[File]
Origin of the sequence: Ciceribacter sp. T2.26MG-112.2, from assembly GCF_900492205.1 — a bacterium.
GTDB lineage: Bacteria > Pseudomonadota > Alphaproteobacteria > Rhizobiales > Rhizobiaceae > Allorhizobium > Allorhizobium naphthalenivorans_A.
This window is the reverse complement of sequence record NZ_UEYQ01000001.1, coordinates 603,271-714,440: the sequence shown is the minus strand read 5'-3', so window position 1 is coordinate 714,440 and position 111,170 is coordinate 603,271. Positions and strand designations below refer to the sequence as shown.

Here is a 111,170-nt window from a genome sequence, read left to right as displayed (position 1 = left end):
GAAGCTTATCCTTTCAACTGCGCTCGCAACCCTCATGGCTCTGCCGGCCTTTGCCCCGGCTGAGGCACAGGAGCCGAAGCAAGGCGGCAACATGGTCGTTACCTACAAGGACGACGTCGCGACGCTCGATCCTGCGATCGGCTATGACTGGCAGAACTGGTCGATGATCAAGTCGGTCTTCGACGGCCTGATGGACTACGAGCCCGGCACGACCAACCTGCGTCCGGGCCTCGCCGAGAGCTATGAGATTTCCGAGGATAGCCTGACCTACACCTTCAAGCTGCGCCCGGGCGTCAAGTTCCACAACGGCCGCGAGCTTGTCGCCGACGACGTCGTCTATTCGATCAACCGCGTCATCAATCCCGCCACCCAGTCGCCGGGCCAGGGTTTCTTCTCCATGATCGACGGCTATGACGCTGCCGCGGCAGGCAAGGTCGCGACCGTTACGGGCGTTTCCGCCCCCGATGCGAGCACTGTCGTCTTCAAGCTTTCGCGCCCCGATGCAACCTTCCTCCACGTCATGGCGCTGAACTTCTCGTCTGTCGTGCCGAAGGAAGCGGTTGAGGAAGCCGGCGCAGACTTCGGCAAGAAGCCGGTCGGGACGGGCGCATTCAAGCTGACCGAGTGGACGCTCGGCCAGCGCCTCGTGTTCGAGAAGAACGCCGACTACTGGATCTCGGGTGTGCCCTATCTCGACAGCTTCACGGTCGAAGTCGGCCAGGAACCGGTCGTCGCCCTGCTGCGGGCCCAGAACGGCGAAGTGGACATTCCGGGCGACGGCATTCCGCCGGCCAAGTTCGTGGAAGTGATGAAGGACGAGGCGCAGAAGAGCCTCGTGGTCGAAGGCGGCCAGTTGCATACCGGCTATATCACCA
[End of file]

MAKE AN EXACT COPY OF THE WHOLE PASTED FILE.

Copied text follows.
Origin of the sequence: Ciceribacter sp. T2.26MG-112.2, from assembly GCF_900492205.1 — a bacterium.
GTDB lineage: Bacteria > Pseudomonadota > Alphaproteobacteria > Rhizobiales > Rhizobiaceae > Allorhizobium > Allorhizobium naphthalenivorans_A.
This window is the reverse complement of sequence record NZ_UEYQ01000001.1, coordinates 603,271-714,440: the sequence shown is the minus strand read 5'-3', so window position 1 is coordinate 714,440 and position 111,170 is coordinate 603,271. Positions and strand designations below refer to the sequence as shown.

Here is a 111,170-nt window from a genome sequence, read left to right as displayed (position 1 = left end):
GAAGCTTATCCTTTCAACTGCGCTCGCAACCCTCATGGCTCTGCCGGCCTTTGCCCCGGCTGAGGCACAGGAGCCGAAGCAAGGCGGCAACATGGTCGTTACCTACAAGGACGACGTCGCGACGCTCGATCCTGCGATCGGCTATGACTGGCAGAACTGGTCGATGATCAAGTCGGTCTTCGACGGCCTGATGGACTACGAGCCCGGCACGACCAACCTGCGTCCGGGCCTCGCCGAGAGCTATGAGATTTCCGAGGATAGCCTGACCTACACCTTCAAGCTGCGCCCGGGCGTCAAGTTCCACAACGGCCGCGAGCTTGTCGCCGACGACGTCGTCTATTCGATCAACCGCGTCATCAATCCCGCCACCCAGTCGCCGGGCCAGGGTTTCTTCTCCATGATCGACGGCTATGACGCTGCCGCGGCAGGCAAGGTCGCGACCGTTACGGGCGTTTCCGCCCCCGATGCGAGCACTGTCGTCTTCAAGCTTTCGCGCCCCGATGCAACCTTCCTCCACGTCATGGCGCTGAACTTCTCGTCTGTCGTGCCGAAGGAAGCGGTTGAGGAAGCCGGCGCAGACTTCGGCAAGAAGCCGGTCGGGACGGGCGCATTCAAGCTGACCGAGTGGACGCTCGGCCAGCGCCTCGTGTTCGAGAAGAACGCCGACTACTGGATCTCGGGTGTGCCCTATCTCGACAGCTTCACGGTCGAAGTCGGCCAGGAACCGGTCGTCGCCCTGCTGCGGGCCCAGAACGGCGAAGTGGACATTCCGGGCGACGGCATTCCGCCGGCCAAGTTCGTGGAAGTGATGAAGGACGAGGCGCAGAAGAGCCTCGTGGTCGAAGGCGGCCAGTTGCATACCGGCTATATCACCA